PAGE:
But it also sounds like your mother isn’t listening. It sounds like she might already be defensive about this, like she’s been deflecting and dismissing this confrontation for years now by pointing out how resilient kids are, or how un-childproof your house is. And if she’s not listening, you and Darcie must be getting incredibly frustrated, and it must be getting harder and harder to censor yourselves, both at home and on the internets.

But the thing about public confrontations (in my experience) is that the person being confronted often feels accused and shamed and reacts defensively, rather than reflecting on or changing their behaviour. Particularly when, as sounds like might be the case here, the person playing defense has already built their own bubble of ‘everything I’m doing is perfectly right and fine’ and is refusing to come out.

I know that this must be an especially hard time family-politics wise, but I think the ultimatum is the best option here. Make it clear to your mom that she’s always welcome to visit your house, but until you can bring your kids there without worrying that they’ll be smothered under copies of It's Hard to Make a Difference When You Can't Find Your Keys, you won’t be visiting her at home.

And maybe start keeping a private slam book until this situation blows over.

Anyway, regardless of what road you take, good luck with this. And let me know how it turns out -- I might be needing the wisdom of your experience when my (future) children and I go to visit les grandparents.

My thoughts, based only on what's written here -- there may well be more that I can't glean.

1) Obviously, your first obligation is to take care of your kids, including from lesser bumps and bruises as you see necessary. If Grammy's house is too hazardous for small children, or if you can't literally supervize them the entire time you're there, then grandkids need to see her somewhere else. Full points for being a good daddy.

2) It sounds to me -- and I can say this from some extensive personal experience -- that it's not so much your mom's house that's a mess as her life. I'm assuming the mess pre-dated the break-up, maybe contributed to it. But regardless, whether because of the break-up with your father or some other trauma, it's entirely possible that she's living through a chaotic kind of hell right now, and that her house is merely a manifestation of that. The messy house, then, is a symptom of another problem -- in which case, it might be helpful to consider whether an analogy ( a sick person who keeps coughing during the movie is annoying, but do they deserve your anger?) might help you find a way through. If this is the case, condemning her for it (especially publically) isn't going to help one bit; the house will improve when she finds a way to better cope with her life, and not a minute sooner.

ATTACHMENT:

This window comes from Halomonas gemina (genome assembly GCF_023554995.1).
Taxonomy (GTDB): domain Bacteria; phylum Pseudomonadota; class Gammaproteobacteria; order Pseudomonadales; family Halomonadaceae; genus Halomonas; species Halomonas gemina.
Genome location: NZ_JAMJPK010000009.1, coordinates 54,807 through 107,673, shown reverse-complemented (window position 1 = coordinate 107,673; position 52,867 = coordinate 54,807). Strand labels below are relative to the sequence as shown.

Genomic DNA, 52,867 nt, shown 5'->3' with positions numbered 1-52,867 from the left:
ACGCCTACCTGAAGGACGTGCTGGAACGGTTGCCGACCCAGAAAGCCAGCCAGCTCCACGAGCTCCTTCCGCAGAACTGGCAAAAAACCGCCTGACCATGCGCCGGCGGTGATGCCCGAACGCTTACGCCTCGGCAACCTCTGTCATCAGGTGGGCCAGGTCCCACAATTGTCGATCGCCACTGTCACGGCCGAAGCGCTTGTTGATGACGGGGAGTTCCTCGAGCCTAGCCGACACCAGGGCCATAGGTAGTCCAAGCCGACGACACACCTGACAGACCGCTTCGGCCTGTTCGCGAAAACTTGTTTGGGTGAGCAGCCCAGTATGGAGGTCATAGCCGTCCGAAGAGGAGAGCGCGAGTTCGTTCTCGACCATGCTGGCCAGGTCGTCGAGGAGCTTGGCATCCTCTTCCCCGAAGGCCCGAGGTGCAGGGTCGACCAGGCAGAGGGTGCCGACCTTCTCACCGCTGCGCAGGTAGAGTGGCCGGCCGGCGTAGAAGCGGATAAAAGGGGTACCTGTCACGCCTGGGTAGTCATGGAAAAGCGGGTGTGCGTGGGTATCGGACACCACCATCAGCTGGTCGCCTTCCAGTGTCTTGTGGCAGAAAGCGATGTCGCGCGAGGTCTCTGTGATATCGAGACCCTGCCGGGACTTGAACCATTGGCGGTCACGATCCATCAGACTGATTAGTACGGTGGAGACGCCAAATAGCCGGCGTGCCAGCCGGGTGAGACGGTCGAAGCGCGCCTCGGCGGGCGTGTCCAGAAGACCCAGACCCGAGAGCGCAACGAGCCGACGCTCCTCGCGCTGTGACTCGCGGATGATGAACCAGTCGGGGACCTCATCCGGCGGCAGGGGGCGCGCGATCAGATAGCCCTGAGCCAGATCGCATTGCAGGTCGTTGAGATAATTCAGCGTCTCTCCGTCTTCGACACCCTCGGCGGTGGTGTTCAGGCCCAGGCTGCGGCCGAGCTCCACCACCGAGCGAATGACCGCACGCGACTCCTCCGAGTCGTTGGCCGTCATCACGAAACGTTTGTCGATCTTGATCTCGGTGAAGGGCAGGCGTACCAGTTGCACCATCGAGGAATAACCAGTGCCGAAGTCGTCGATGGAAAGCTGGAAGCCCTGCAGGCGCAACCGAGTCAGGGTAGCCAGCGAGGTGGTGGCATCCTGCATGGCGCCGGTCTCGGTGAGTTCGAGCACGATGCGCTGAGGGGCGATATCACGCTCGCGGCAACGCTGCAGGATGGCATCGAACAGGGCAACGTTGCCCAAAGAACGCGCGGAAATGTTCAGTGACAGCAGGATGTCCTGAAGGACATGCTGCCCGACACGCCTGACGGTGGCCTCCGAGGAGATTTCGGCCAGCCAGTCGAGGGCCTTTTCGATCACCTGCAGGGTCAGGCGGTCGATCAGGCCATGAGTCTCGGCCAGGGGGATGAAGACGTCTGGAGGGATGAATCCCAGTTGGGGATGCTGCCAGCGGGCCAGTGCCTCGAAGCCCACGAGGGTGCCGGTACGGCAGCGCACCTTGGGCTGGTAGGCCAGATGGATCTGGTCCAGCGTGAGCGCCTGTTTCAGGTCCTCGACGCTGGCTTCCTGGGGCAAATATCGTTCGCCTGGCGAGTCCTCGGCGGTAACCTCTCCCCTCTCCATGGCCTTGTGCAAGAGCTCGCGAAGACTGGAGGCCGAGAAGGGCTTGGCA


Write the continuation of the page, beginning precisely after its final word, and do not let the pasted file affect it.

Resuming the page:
3) The only thing that really bothers me about the unposted post is that you sound as though you take this messiness to be a personal affront against you and your kids -- you sound insulted. "If she cared about us, she wouldn't let this happen." I would encourage you to step well away from this line of reasoning, as it's quite likely to lead to unnecessary emotional estrangement all around. What's happening may have nothing whatever to do with you and your kids; you just happen to be involved. It may be that on some level she's just trying to live through something, and that the house has fallen by the wayside along with whatever else she can't handle right now. That doesn't change the practical situation, of course, but it might alter what you do about it.

My instincts (again, not knowing anything about the situation you're living beyond what you've said here) tell me that this is about something bigger than the messy house -- both to you and to your mother (although that might be a different thing for each of you.) If that's true, then you and she have got to deal with the real problem, and getting angry about the symptom only stands to make things worse.

So, maybe first figure out a way that your children can see their grandmother without risking their lives; and then try to figure out what's gone wrong with your mom. And until you can find a way through, try not to take it personally.

(On the other hand, I could be completely deluded and wrong about all of that.)

Post a Comment